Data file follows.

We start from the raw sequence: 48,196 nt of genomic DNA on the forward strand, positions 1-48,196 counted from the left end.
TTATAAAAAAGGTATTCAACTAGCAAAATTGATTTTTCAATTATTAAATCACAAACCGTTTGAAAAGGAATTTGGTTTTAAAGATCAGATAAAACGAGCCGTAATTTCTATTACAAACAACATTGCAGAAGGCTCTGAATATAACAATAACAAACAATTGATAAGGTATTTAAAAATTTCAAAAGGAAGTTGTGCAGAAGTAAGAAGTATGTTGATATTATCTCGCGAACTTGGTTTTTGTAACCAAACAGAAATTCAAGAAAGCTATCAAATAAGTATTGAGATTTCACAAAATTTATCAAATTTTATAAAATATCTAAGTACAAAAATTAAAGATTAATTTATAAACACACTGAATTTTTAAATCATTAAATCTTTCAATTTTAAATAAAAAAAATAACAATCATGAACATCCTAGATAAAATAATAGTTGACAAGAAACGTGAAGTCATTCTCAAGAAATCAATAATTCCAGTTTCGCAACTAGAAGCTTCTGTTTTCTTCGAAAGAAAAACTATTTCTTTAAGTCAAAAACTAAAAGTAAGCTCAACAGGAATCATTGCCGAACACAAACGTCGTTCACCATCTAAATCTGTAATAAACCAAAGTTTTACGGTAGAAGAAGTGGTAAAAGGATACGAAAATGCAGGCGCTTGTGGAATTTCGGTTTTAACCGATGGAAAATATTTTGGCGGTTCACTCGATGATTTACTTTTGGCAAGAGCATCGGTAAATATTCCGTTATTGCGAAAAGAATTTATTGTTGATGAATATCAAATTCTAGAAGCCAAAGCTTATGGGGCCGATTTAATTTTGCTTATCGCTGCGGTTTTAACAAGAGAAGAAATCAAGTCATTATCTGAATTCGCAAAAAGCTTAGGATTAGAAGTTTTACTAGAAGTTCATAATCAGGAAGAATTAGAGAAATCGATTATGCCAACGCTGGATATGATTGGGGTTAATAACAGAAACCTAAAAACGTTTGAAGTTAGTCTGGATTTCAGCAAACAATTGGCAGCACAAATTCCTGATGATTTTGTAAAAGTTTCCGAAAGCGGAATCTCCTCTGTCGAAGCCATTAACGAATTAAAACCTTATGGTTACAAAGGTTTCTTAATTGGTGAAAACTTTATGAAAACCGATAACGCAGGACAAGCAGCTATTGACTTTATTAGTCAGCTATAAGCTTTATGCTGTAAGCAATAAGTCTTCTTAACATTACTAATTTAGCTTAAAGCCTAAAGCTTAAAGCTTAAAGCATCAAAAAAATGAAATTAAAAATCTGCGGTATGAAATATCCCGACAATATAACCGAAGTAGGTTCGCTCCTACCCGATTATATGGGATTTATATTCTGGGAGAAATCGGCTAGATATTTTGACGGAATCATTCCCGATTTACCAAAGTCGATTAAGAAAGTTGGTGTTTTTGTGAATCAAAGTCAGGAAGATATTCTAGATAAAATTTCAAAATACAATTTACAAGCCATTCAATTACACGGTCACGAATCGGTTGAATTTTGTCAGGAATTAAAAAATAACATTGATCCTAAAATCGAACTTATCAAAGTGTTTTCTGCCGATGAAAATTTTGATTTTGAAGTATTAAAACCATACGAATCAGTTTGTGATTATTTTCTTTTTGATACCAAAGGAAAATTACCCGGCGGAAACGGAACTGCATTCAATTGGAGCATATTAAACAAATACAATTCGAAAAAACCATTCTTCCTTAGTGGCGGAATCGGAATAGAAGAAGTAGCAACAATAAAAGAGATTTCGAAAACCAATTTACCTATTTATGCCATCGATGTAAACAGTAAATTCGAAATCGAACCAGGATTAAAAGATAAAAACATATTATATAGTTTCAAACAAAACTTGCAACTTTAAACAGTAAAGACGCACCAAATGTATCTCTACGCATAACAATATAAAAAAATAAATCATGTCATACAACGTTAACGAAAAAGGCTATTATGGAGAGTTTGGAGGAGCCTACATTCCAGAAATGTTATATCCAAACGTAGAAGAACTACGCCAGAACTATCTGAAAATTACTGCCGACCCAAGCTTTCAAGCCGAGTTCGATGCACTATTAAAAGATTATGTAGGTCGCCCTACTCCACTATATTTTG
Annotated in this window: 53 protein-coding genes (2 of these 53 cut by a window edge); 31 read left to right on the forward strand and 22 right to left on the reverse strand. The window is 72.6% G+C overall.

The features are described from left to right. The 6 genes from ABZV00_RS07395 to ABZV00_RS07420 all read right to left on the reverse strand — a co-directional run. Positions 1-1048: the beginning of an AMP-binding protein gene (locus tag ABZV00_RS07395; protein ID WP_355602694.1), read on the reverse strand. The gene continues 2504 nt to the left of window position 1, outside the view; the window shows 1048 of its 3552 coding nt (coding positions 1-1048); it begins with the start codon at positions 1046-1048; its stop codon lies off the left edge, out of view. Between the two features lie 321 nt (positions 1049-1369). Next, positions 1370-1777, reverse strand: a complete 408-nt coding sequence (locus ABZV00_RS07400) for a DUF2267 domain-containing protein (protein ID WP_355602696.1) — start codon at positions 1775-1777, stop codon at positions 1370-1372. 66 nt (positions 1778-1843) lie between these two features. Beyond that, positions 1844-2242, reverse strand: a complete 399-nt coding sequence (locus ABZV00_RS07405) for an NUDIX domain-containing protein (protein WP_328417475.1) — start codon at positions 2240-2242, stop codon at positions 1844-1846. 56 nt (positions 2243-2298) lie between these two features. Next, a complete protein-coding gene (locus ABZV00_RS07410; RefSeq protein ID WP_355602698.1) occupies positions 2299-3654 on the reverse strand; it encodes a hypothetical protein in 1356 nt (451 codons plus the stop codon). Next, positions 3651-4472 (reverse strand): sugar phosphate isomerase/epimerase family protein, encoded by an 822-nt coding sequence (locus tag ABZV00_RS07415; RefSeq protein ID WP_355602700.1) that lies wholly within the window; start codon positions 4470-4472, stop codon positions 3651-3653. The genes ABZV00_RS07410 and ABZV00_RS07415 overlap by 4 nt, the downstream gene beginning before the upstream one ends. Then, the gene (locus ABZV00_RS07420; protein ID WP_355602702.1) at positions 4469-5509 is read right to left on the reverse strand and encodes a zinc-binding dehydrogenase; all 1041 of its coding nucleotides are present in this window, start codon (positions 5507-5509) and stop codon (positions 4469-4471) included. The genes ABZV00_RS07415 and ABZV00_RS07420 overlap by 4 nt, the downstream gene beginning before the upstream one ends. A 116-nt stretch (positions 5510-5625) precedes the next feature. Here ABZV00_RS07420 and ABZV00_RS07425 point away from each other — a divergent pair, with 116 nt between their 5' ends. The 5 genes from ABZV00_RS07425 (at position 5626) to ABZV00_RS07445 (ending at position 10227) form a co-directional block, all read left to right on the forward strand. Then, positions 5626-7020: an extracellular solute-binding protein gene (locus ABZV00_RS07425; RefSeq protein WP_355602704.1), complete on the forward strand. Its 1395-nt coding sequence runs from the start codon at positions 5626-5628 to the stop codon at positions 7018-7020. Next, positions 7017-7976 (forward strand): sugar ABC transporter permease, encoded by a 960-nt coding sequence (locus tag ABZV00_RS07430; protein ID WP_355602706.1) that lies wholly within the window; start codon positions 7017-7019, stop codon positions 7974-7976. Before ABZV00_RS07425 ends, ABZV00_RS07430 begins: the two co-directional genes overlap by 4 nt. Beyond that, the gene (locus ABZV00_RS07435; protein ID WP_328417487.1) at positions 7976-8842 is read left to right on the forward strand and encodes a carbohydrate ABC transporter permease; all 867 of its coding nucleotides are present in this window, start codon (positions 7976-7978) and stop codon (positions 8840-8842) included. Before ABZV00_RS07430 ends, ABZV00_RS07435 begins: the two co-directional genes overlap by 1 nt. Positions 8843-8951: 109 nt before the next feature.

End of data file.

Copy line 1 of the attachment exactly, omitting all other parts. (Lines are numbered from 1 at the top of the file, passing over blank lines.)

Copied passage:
We start from the raw sequence: 48,196 nt of genomic DNA on the forward strand, positions 1-48,196 counted from the left end.